Good news for heterogeneous catalysis and the hydrogen economy: computers can now be used to make accurate predictions of the reactions of (hydrogen) molecules with surfaces. An international team of researchers, headed by Leiden theoretical chemist Geert-Jan Kroes, published on this subject this week in the journal Science.
The team developed a new method of modelling what happens when hydrogen molecules separate on a copper surface. The way is now open for calculating the interaction between more complex molecules and surfaces.
Kroes: 'It's amazing how little we actually know about chemical processes on surfaces. Processes that take place openly and under our very noses.' Even the interaction between hydrogen - with its two atoms, the simplest of all molecules - and metal surfaces is so complex that it has so far never been possible to describe what happens with quantitative precision.
Yet at the same time the reaction of molecules with surfaces is highly important for society. Their interaction plays a crucial role in heterogeneous catalysis whereby surfaces function as an intermediary allowing two other substances to react with one another. This is what happens with catalysers in cars, for example, and also in the production of the majority of synthetic compounds.
In the specific case of hydrogen, the interaction between a metal surface and hydrogen molecules also has an important function in the storage of hydrogen, in its turn one of the mainstays in the use of hydrogen as a clean fuel. Separation of hydrogen molecules into two atoms is generally the first step in chemical hydrogen storage methods.
Research into chemical reactions is no longer restricted to the lab; complex computer calculations have become an essential element of this research. Since the sixties, theoreticians have tried to find methods of calculating the forcefield between the atoms of the molecules that are involved in the reactions of molecules with surfaces. The forces between the atoms and therefore the barriers for the activation of energy exert an exponential influence on reaction speed.
The more precise the calculations of the inter-atomic forcefield, the more precise the prediction of the reactions that take place between molecules and surface. However, it is very difficult to calculate the force field, because it calls for an accurate description of two totally different subsystems: that of individual molecules and that of complete metal surfaces.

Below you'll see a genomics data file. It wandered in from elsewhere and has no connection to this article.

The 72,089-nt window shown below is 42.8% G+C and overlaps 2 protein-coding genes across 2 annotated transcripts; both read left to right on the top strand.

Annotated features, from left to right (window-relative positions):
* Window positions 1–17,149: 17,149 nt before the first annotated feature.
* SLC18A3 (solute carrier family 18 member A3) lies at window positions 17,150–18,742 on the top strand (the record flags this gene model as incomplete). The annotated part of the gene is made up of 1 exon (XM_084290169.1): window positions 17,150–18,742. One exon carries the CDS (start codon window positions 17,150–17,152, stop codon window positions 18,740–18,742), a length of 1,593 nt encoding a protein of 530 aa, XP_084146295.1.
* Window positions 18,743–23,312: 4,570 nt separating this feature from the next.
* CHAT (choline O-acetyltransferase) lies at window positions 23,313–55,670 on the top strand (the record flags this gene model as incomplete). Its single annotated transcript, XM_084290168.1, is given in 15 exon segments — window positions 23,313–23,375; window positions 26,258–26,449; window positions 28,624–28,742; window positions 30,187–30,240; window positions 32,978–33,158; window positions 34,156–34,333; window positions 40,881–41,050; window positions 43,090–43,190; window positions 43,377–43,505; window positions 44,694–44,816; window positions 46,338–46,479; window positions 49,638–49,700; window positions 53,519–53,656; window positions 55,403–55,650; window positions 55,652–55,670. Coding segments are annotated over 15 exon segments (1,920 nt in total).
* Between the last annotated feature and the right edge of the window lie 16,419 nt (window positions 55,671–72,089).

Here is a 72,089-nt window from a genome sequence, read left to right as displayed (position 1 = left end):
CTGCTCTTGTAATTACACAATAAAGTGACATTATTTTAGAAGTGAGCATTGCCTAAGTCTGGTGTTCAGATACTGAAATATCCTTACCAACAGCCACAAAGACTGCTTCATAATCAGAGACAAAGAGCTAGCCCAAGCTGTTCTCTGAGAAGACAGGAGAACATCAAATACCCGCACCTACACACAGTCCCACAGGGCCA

Kroes and his team members have now developed a method of making computer models of an important class of molecule-surface reactions, namely the dissociation of hydrogen on a metal surface, with so-called chemical precision.
Kroes: ' "Chemical precision" means that we can calculate the energy of the interaction between molecules and surface with a margin of error not greater than 1 kilocalorie per mol. The kilocalorie is the unit of energy familiar to us from diet lists, and a mol is the unit that expresses the number of molecules. There are about 6 x 1023 molecules in one mol. To give you an idea: 1 mol of water weights approximately 18 grams.'
To achieve "chemical precision" an advance first had to be made in so-called density function theory (DFT). In this theory, the Hohenberg-Kohn theorems state that the energy of the system (and therefore also the reaction barrier) is determined by the density of the electrons in the system. However, the theory does not explain how exactly the energy is determined from the electron density. The trick that the Leiden researchers applied is to take a so-called functional with a parameter that could be fitted to one experiment on the reaction of 'heavy hydrogen' (D2) with copper. The functional gives the energy as a function of the electron density. Subsequent calculations showed that other experiments on the reaction of H2 on that copper surface could be reproduced accurately using the same functional.
More information: Chemically accurate simulation of a prototypical surface reaction: H2 dissociation on Cu(111).
C. Díaz, E. Pijper, R.A. Olsen, H.F. Busnengo, D.J. Auerbach, G.J. Kroes. Science 6 November 2009.
Source: Leiden University
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